Should I Wear Shoes While Working from Home?

Should I Wear Shoes While Working from Home?

Written By: Paul Langer, DPM — Superfeet Wellness Panel Member. Paul Langer is a sports medicine podiatrist who treats athletes of all abilities at Twin Cities Orthopedics in Minneapolis, Minnesota. He is the author of Great Feet For Life and lectures internationally on the topics of lower extremity health and footwear.

Our lives have changed drastically in a few short months due to the Covid-19 pandemic.  Some of the changes have had ripple effects on parts of our lives and health that have been unexpected, even for those who have been lucky enough to avoid infection. And there have been some silver linings. Many of us have had more time with our families and have not had to battle long commutes to work.

New pandemic fitness routines = new injuries

In the early stages of the pandemic when our state went into a lockdown, I was seeing patients in clinic who had developed an overuse injury after either changing their fitness routine because of temporary health club closures. Many people also decided to take advantage of more free time to start a new fitness program.  Activities like walking and running are especially popular with both groups as those activities allow for social distancing and are easily accessible. It is not unusual to see overuse injuries in those who have changed their workout routine, especially when changing fitness routines relatively abruptly

Pain from going barefoot at home

An increasingly common contributing factor to overuse injuries in the time of Covid-19 has been seen in those who are working from home for the first time.  Prior to the pandemic, most of us wore shoes for the duration of the work day. Suddenly, many people are working from home and either aren’t wearing shoes while working at home, or are wearing shoes less than before. This change has contributed to some people developing foot or lower leg pain.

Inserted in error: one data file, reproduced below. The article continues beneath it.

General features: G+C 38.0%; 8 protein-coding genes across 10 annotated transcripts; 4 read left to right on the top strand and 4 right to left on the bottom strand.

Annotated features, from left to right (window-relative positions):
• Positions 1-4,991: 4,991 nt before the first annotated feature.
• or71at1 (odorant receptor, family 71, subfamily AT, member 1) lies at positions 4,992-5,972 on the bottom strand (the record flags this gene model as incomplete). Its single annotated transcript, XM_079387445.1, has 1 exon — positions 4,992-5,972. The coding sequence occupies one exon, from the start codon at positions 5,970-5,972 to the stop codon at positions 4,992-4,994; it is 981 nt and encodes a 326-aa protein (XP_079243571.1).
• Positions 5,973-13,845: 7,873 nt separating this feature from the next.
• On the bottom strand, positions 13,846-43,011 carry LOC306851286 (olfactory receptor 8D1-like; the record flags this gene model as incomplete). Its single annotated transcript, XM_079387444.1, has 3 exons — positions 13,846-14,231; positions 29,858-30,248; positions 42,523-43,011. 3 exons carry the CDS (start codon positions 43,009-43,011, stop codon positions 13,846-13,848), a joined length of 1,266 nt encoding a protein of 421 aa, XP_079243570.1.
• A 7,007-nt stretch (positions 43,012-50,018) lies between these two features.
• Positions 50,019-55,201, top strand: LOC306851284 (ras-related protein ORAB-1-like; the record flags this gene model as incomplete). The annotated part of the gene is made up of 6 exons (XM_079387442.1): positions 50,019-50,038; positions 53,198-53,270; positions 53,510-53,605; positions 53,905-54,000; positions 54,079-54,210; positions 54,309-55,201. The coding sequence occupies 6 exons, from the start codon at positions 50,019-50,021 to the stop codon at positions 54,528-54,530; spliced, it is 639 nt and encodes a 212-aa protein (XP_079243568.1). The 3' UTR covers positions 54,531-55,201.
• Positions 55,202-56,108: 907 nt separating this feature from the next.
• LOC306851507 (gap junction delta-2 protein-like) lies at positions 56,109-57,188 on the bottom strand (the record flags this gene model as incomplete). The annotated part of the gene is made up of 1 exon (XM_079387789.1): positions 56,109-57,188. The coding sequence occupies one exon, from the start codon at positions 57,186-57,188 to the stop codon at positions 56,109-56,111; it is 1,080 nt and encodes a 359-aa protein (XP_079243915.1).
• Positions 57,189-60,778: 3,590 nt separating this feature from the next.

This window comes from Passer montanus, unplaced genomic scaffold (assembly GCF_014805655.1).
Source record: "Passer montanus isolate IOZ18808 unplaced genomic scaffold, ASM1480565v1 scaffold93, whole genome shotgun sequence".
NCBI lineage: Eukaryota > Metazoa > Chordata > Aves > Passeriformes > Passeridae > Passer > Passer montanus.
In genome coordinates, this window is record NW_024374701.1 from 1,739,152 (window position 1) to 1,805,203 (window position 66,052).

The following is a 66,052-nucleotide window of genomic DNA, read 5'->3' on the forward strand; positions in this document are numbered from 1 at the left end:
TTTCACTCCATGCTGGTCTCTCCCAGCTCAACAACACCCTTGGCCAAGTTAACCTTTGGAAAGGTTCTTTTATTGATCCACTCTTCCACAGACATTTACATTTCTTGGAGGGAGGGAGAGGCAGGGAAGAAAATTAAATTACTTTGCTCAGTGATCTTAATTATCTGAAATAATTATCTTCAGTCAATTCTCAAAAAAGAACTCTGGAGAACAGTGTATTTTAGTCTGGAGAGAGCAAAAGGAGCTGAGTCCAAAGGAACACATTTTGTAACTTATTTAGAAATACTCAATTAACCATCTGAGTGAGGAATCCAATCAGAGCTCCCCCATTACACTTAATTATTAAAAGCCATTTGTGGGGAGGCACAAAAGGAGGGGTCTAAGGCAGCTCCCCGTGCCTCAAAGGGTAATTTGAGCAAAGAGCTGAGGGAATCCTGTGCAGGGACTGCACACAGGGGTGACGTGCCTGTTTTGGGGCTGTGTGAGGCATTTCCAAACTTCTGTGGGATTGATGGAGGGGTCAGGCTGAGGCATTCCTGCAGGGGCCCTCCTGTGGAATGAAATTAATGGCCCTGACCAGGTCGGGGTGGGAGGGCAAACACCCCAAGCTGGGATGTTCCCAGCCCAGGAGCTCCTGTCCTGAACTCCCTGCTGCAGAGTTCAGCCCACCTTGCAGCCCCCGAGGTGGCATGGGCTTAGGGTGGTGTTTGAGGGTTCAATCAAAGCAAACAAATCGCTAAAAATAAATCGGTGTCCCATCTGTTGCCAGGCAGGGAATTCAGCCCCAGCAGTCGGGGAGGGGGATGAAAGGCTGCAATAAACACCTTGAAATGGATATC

Just as an increase in activity or change in workout routine can increase the risk of injury, so can an increase in barefoot activity or change in footwear. 

Now, I want to emphasize that going barefoot is a normal and healthy activity that each of us should do regularly to help maintain strength and range of motion of our feet.  But, it is also important to understand that any change to an activity can be a risk factor for pain or injury.  So while I do advocate barefoot activity, going from wearing shoes all day at work to wearing shoes less or not at all can be a problem for some. A transition period to such an activity would be ideal, but in the beginning of the pandemic, none of us had that luxury.

Easing in to going shoeless

A safer way to transition would be to go barefoot for an hour or so the first day and then gradually increase time without shoes based on comfort or pain.  Most people could tolerate barefoot activity better if they did some strengthening exercises for the feet and lower legs.

Periodically wearing comfortable sandals or shoes inside may provide enough protection to minimize pain as a part of the transition.  House slippers are great for keeping the feet warm but they rarely have enough support to help those who are vulnerable to pain — one option is to look for slippers with enough space to add a supportive insole.

So, my answer to the question of whether you should wear shoes in the home? I typically advise my patients to do at least some activities either barefoot or with minimal support to build foot strength (as long as it does not cause pain) but to also mix up their footwear as much as necessary within their range of comfort. 

As with any activity, it is smart to listen to the signals your body gives you and respect any limits.  For example, four hours of barefoot activity may be the limit for some in a workday, even if they spent weeks transitioning while doing exercises and alternating footwear. A gradual transition to any change that affects your health is always important.

December 21, 2020
Related posts